This tradition continued for hundreds of years, right up until the invasion of the Vile. After the Vile War, the Orcish borders had opened. Orcish culture had become much more cosmopolitan, and where small villages had once been, now heavily fortified cities now stood. In the modern era, the Shallum Orcana is made up not so much of countries, but of large(ish) city-states called Havra, each governed by one of the great Tribes that survived the Vile War.
The Orcish Havra (City-States)
Rulership: Traditionally, Orcish Tribes answer to two authorities. One is the Grumsh (the War-leader, usually the strongest or most respected warrior), and one is the High Shaman (the wisest and most blessed Cleric). The Grumsh cares for the physical needs of the people, and the Shaman teaches them and guides their spiritual well-being. In most of the city-states this tradition remains intact, though there are variations across almost all of them about how this authority is passed on over time and how much power each actually holds. (Orcs in general tend to view meritocracy as being the ‘correct’ form of government.)
Population: The more cosmopolitan city-states (particularly those near the coast) often have as much as 50% of the population being non-Orcish. Further inland, the non-Orc population drops sharply, though all modern Orc Tribes make and effort to attract strong bloodlines from outside their city. Herdfolk, Furfolk and Dwarves are a common sight in most of these cities.
What is notable about living here:
Each Orcish Havra has it’s own quirks and landmarks. Cuisine varies from city to city as well, since the availability of meat, fish, and local spices is so different from place to place.
The most interesting things about living in the city states is the competition between them. In the modern era, “Shandar” have become less about warfare and more about opportunities to one-up each other publically. Modern “Shandar” have become festivals, hosted at the border between any two neighboring Havra. At these Shandar, literally everything from the food to the artisans to the tournaments (of which there are many, most of them combat related) are viewed as a direct competition between everyone involved. Interestingly (and in fine Orcish tradition) there is no ‘home-team advantage’ to be found here – in Orcish culture, bias is a precursor to weakness and failure. Some of these events have also become venue for other sports events as well, some of them prestigious enough to attract international competition.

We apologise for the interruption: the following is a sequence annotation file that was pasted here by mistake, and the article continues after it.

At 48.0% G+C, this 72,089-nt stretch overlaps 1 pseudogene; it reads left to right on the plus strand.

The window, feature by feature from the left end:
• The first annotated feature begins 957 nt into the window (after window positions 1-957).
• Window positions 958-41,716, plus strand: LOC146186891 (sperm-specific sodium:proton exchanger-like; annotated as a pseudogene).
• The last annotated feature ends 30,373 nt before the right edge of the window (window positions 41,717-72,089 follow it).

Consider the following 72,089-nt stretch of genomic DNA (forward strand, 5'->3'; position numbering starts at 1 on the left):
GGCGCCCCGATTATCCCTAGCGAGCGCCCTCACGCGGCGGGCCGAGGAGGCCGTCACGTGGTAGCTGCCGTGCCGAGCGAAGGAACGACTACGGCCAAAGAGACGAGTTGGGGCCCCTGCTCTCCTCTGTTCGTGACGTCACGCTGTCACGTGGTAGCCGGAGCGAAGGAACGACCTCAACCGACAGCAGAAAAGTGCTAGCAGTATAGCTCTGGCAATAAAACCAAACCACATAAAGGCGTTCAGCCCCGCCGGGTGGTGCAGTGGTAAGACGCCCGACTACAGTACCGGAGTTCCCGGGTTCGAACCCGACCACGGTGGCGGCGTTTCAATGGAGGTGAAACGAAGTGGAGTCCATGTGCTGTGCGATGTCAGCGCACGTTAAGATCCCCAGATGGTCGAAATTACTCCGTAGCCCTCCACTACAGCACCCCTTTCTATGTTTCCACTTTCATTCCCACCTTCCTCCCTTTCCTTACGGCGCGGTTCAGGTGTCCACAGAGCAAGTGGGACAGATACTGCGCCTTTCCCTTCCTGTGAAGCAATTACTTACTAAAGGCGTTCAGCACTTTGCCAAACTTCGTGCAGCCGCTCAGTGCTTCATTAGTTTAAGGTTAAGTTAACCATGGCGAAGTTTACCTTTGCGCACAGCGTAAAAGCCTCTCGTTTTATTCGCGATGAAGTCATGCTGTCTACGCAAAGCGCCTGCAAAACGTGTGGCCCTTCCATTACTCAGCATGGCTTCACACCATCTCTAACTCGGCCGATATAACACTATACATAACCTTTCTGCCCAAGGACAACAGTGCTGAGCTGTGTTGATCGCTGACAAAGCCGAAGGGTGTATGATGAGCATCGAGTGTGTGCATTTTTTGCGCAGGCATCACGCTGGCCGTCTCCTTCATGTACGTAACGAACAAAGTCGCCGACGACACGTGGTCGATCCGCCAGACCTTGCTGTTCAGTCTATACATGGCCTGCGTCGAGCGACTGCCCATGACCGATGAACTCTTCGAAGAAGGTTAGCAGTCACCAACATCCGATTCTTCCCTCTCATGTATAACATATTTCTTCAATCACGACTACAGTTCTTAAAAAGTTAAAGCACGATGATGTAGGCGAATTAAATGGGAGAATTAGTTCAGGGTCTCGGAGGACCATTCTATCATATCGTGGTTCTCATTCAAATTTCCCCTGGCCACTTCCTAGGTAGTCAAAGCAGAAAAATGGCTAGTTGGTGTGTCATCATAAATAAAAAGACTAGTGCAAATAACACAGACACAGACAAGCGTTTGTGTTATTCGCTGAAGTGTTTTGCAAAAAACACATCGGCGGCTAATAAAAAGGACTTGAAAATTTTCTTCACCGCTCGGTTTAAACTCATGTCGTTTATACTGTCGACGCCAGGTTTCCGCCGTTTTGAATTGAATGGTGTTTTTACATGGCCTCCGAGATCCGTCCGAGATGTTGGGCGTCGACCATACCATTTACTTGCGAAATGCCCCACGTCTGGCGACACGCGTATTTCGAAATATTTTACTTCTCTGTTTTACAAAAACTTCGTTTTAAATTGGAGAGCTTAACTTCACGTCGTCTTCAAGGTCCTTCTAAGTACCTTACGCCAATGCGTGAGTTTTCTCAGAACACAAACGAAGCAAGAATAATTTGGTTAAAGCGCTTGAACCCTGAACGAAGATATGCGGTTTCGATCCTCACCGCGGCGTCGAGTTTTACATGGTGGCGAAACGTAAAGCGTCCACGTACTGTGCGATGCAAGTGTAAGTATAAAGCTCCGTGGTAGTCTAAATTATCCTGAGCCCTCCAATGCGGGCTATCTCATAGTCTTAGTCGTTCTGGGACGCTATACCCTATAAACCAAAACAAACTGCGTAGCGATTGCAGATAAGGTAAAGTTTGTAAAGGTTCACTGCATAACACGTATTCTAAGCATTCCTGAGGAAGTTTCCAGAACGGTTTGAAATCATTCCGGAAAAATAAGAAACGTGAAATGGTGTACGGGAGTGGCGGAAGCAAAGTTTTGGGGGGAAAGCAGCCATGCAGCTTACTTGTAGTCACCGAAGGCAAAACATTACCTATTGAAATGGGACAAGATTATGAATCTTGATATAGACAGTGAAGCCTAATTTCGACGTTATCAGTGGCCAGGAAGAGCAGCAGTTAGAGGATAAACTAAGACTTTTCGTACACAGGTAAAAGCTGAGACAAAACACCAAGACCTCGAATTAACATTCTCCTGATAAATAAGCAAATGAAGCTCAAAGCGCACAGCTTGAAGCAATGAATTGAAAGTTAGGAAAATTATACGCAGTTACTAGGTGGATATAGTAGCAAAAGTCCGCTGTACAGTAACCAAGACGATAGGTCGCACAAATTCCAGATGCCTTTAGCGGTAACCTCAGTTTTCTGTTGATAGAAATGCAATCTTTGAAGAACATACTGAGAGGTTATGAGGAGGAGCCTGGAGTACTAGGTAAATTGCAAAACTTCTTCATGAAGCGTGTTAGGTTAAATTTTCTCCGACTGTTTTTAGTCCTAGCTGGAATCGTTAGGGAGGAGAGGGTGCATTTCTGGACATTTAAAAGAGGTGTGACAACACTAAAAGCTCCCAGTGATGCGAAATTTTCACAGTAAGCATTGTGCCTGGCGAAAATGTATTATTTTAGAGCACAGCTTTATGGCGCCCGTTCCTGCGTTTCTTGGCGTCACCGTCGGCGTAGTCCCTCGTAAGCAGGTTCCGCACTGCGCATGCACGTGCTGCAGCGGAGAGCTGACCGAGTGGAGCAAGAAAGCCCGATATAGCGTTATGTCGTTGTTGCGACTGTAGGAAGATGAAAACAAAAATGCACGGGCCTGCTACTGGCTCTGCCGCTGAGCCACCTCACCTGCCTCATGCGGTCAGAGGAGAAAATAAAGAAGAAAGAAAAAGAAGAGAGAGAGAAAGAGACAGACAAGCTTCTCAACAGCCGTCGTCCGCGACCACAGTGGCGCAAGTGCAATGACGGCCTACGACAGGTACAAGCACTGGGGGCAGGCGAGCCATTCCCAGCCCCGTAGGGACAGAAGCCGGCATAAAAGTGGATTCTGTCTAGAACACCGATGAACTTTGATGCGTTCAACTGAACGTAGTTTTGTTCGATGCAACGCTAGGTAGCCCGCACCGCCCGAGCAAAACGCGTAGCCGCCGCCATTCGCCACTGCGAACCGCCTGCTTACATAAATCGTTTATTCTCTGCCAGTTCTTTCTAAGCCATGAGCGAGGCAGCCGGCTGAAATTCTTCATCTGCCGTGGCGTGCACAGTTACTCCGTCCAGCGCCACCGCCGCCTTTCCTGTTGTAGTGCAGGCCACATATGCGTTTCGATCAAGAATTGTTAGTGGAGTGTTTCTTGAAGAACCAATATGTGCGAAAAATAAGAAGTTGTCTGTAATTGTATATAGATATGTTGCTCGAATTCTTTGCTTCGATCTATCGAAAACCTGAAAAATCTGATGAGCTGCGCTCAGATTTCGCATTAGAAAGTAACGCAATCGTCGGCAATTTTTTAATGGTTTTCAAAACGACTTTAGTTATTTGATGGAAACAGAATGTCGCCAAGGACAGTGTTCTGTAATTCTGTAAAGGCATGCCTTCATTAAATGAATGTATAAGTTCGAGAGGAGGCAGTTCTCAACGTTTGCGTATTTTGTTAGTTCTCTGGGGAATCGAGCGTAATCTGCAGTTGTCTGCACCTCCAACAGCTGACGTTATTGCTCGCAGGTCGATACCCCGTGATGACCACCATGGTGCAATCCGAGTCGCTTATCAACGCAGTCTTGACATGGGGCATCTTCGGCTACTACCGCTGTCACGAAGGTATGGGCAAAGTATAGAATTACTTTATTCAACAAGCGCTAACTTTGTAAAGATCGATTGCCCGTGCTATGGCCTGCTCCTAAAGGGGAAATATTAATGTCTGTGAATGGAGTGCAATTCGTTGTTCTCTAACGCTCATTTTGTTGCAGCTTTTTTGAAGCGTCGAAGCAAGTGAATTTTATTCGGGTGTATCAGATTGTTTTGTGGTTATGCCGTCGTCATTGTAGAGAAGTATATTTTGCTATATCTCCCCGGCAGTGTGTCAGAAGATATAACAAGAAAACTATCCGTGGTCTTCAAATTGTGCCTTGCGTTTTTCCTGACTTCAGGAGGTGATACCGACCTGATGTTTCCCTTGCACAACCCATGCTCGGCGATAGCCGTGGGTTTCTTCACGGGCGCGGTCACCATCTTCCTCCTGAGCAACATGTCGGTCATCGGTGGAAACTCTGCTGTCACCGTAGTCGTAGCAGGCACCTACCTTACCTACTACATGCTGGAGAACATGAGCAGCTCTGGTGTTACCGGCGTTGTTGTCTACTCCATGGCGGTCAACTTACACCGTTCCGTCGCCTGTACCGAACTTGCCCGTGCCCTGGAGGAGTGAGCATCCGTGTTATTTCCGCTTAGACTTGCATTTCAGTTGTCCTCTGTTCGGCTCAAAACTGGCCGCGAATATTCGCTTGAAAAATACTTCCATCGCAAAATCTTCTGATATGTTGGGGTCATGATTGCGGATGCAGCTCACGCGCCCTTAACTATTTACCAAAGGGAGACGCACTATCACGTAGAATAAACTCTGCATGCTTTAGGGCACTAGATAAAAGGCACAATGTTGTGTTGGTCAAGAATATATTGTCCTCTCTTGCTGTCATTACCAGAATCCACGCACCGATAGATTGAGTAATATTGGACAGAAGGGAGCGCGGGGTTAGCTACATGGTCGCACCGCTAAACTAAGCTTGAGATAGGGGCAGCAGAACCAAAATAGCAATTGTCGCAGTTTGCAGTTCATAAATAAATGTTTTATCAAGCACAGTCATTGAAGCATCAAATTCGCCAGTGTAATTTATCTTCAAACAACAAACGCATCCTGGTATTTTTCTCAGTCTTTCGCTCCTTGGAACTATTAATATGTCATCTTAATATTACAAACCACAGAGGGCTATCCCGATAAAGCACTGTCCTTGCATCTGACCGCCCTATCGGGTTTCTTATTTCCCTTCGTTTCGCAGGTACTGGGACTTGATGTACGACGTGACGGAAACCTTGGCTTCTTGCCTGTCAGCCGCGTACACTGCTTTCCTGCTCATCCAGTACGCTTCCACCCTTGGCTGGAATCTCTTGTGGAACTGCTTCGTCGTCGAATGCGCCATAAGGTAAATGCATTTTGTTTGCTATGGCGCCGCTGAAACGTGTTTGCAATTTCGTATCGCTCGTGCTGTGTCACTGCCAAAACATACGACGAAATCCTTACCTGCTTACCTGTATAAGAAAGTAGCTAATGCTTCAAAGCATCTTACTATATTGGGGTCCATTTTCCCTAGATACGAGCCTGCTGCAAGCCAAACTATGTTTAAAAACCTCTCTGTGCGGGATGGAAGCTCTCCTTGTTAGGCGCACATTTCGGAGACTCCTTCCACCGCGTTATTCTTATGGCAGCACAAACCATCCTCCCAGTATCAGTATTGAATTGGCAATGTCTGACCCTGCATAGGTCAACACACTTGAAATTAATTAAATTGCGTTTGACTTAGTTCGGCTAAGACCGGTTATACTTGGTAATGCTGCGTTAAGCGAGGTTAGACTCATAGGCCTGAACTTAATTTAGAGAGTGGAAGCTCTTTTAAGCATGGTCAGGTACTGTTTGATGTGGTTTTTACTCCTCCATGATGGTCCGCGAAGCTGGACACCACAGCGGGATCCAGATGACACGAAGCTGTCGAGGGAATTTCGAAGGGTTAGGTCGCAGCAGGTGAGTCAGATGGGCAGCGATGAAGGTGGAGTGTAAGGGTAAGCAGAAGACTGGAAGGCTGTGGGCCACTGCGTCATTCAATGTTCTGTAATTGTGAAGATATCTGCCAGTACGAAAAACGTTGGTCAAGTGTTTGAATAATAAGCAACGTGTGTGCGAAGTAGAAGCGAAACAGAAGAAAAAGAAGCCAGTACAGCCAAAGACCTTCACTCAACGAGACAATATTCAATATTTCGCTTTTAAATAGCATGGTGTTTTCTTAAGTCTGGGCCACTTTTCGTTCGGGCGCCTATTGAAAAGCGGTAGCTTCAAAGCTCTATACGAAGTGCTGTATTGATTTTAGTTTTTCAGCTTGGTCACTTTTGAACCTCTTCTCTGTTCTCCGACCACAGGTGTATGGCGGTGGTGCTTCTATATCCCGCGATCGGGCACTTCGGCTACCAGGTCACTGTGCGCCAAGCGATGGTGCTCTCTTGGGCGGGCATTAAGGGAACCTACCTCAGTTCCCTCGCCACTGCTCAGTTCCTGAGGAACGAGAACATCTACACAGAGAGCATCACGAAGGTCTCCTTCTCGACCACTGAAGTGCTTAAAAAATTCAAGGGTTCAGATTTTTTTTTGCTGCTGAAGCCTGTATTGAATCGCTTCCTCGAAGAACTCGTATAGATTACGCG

What is good about living here:
Orcs believe strongly in being your best, most natural self. Orcs have never really had universal (or even well-defined) gender roles or sexual orientations, so anyone is free to live the life that they want, so long as doing so doesn’t do any harm. Orcs as a whole are pretty laid-back people; they take some things very seriously, but that seriousness is almost always undercut by the dry wit and sly sarcasm that typifies the Orcish sense of humour. If you are competitive, then you will find every day an exciting challenge.
Orcish land, Orcish rules. You will get in fights – no exceptions. If you are a young person you will get asked constantly about your current marital status and when you plan to start having kids. There are very few industries in Orcish lands, meaning that jobs are scarce unless you work in a business that revolves around combat. (And if you do, you’d better be damned good, because anything less isn’t going to cut it.)